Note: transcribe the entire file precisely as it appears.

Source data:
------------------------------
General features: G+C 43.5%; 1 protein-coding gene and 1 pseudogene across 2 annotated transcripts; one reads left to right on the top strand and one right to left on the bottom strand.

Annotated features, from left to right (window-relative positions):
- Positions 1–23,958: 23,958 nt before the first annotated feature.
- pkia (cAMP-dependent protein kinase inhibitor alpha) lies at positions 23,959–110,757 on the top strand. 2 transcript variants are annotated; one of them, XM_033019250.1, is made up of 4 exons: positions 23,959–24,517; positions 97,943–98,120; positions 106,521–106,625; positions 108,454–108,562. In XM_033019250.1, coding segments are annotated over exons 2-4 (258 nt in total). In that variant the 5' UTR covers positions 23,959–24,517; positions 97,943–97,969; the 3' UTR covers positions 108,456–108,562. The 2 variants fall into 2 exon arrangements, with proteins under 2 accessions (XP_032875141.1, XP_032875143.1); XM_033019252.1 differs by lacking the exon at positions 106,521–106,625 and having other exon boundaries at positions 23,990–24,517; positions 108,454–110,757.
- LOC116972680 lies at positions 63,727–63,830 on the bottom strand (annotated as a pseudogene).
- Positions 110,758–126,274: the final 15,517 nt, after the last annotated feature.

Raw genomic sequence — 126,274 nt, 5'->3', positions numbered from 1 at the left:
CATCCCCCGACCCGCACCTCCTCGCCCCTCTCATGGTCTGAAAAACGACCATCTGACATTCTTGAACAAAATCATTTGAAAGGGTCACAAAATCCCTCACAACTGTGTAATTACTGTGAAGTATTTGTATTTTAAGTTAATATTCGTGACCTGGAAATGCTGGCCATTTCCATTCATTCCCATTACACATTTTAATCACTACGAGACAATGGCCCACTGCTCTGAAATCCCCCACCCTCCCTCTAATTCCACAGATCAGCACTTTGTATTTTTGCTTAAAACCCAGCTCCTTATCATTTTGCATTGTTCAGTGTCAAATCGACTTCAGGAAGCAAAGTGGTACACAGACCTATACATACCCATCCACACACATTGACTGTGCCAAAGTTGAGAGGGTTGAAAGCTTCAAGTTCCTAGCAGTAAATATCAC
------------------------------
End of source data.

General features: G+C 43.5%; 1 protein-coding gene and 1 pseudogene across 2 annotated transcripts; one reads left to right on the top strand and one right to left on the bottom strand.

Annotated features, from left to right (window-relative positions):
- Positions 1–23,958: 23,958 nt before the first annotated feature.
- pkia (cAMP-dependent protein kinase inhibitor alpha) lies at positions 23,959–110,757 on the top strand. 2 transcript variants are annotated; one of them, XM_033019250.1, is made up of 4 exons: positions 23,959–24,517; positions 97,943–98,120; positions 106,521–106,625; positions 108,454–108,562. In XM_033019250.1, coding segments are annotated over exons 2-4 (258 nt in total). In that variant the 5' UTR covers positions 23,959–24,517; positions 97,943–97,969; the 3' UTR covers positions 108,456–108,562. The 2 variants fall into 2 exon arrangements, with proteins under 2 accessions (XP_032875141.1, XP_032875143.1); XM_033019252.1 differs by lacking the exon at positions 106,521–106,625 and having other exon boundaries at positions 23,990–24,517; positions 108,454–110,757.
- LOC116972680 lies at positions 63,727–63,830 on the bottom strand (annotated as a pseudogene).
- Positions 110,758–126,274: the final 15,517 nt, after the last annotated feature.

Raw genomic sequence — 126,274 nt, 5'->3', positions numbered from 1 at the left:
CATCCCCCGACCCGCACCTCCTCGCCCCTCTCATGGTCTGAAAAACGACCATCTGACATTCTTGAACAAAATCATTTGAAAGGGTCACAAAATCCCTCACAACTGTGTAATTACTGTGAAGTATTTGTATTTTAAGTTAATATTCGTGACCTGGAAATGCTGGCCATTTCCATTCATTCCCATTACACATTTTAATCACTACGAGACAATGGCCCACTGCTCTGAAATCCCCCACCCTCCCTCTAATTCCACAGATCAGCACTTTGTATTTTTGCTTAAAACCCAGCTCCTTATCATTTTGCATTGTTCAGTGTCAAATCGACTTCAGGAAGCAAAGTGGTACACAGACCTATACATACCCATCCACACACATTGACTGTGCCAAAGTTGAGAGGGTTGAAAGCTTCAAGTTCCTAGCAGTAAATATCAC